“He (Chryst) stepped up. Big situation there for anyone, and he played to the best of his abilities. That’s all we can ask for.”
Guarantano left the game after taking a shot from Alabama’s Mack Wilson on a long completion to Josh Palmer down the sideline in the second quarter. He finished 5-of-10 on the day for 63 yards before a trip to the hospital for more evaluations.
“Jarrett, he’s fine,” Jennings said. “He’s gonna fight and continue to fight just like everybody is going to do on this team.”
Regardless of who’s at quarterback this weekend, the Vols will need Guarantano or Chryst to have a big game against South Carolina. A trip to a bowl game is likely on the line for Tennessee.
Since 2012, the last six meetings between Tennessee and South Carolina have been decided by one possession, with the average margin of victory being 3.3 points. A win would give Tennessee two SEC road wins in the same season for just the third time in the last decade.
“They (South Carolina) have a good football team, and we have a good football team,” Jennings said. “We both have good coaches, and we’re just gonna have to play the game and see who wins.”
Kickoff is set for 7:30 p.m. ET inside South Carolina’s William-Brice Stadium. Will Muschamp is 12-6 at home during his tenure with the Gamecocks and is undefeated against Tennessee in his coaching career.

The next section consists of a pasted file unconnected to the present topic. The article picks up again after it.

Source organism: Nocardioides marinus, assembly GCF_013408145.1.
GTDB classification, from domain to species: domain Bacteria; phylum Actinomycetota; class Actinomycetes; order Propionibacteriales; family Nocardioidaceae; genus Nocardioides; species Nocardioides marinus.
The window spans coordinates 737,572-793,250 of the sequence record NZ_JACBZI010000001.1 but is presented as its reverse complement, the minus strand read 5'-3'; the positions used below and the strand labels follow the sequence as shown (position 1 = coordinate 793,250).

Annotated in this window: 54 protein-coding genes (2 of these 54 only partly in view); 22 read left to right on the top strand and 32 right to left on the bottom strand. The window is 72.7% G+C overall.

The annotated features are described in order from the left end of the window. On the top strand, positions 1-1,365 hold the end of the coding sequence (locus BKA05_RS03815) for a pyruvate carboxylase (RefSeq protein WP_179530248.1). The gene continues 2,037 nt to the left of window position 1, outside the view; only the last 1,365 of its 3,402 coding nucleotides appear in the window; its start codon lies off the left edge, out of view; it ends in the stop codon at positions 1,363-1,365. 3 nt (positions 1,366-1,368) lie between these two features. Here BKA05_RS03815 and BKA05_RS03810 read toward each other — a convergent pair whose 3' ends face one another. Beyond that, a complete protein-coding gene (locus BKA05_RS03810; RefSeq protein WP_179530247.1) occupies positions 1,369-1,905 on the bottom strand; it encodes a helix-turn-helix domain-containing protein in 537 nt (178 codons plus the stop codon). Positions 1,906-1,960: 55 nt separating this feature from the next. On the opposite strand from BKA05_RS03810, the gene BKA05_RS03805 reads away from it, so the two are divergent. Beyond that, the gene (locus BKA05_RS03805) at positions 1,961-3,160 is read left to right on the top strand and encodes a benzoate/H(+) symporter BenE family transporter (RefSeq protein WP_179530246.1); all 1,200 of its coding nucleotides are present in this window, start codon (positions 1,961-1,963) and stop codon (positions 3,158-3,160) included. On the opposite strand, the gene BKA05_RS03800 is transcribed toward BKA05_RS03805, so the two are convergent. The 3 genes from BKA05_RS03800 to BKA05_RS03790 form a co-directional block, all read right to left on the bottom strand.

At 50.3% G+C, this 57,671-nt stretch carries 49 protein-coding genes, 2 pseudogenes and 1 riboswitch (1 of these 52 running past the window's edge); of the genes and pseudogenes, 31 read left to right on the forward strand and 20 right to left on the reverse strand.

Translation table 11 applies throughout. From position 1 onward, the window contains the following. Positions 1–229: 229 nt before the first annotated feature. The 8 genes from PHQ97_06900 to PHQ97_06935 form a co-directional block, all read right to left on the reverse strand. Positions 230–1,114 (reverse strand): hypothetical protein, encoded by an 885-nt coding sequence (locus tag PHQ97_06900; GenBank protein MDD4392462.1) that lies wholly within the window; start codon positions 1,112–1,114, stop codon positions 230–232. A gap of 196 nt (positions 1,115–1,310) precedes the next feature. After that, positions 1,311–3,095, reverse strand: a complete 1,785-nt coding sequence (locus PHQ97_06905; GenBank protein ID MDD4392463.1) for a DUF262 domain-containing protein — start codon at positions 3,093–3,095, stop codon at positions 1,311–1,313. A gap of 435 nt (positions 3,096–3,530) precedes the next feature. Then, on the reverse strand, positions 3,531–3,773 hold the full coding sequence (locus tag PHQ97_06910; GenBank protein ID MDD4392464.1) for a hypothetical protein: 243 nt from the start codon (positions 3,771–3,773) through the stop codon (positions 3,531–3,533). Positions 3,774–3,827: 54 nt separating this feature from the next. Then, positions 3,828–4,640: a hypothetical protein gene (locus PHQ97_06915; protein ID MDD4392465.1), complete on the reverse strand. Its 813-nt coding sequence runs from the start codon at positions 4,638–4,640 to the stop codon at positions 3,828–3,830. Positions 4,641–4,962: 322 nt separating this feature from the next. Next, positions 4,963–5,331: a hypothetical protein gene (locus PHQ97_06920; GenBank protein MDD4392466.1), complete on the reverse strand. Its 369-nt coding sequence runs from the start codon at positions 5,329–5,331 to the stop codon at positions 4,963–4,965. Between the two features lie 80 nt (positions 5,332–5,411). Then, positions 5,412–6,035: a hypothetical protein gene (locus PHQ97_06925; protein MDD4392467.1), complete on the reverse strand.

Tennessee will be walking into a hornet’s nest on Saturday night.
As for Jennings, he won’t be phased by the atmosphere.
“It’s always fun to play football,” Jennings stated. “Road game, anywhere you go, it’s a 100-yard football field. It’s a great environment to go on the road and play football. It’s always great to play football. It’ll be a great challenge.
“We’re just getting ready for it, and I can’t wait for the weekend.”
Part of Jennings’ excitement stems from being able to see his sister, Alexis Jennings, who is a basketball player for South Carolina. He doesn’t exactly know who she’ll root for, but he has an idea.
“It’ll probably be half way,” Jennings said of his sisters’ rooting interesting. “But at the end of the day, family comes first.
“She always roots for her brother.”
Then again, who can’t root for Jennings after everything he’s overcome?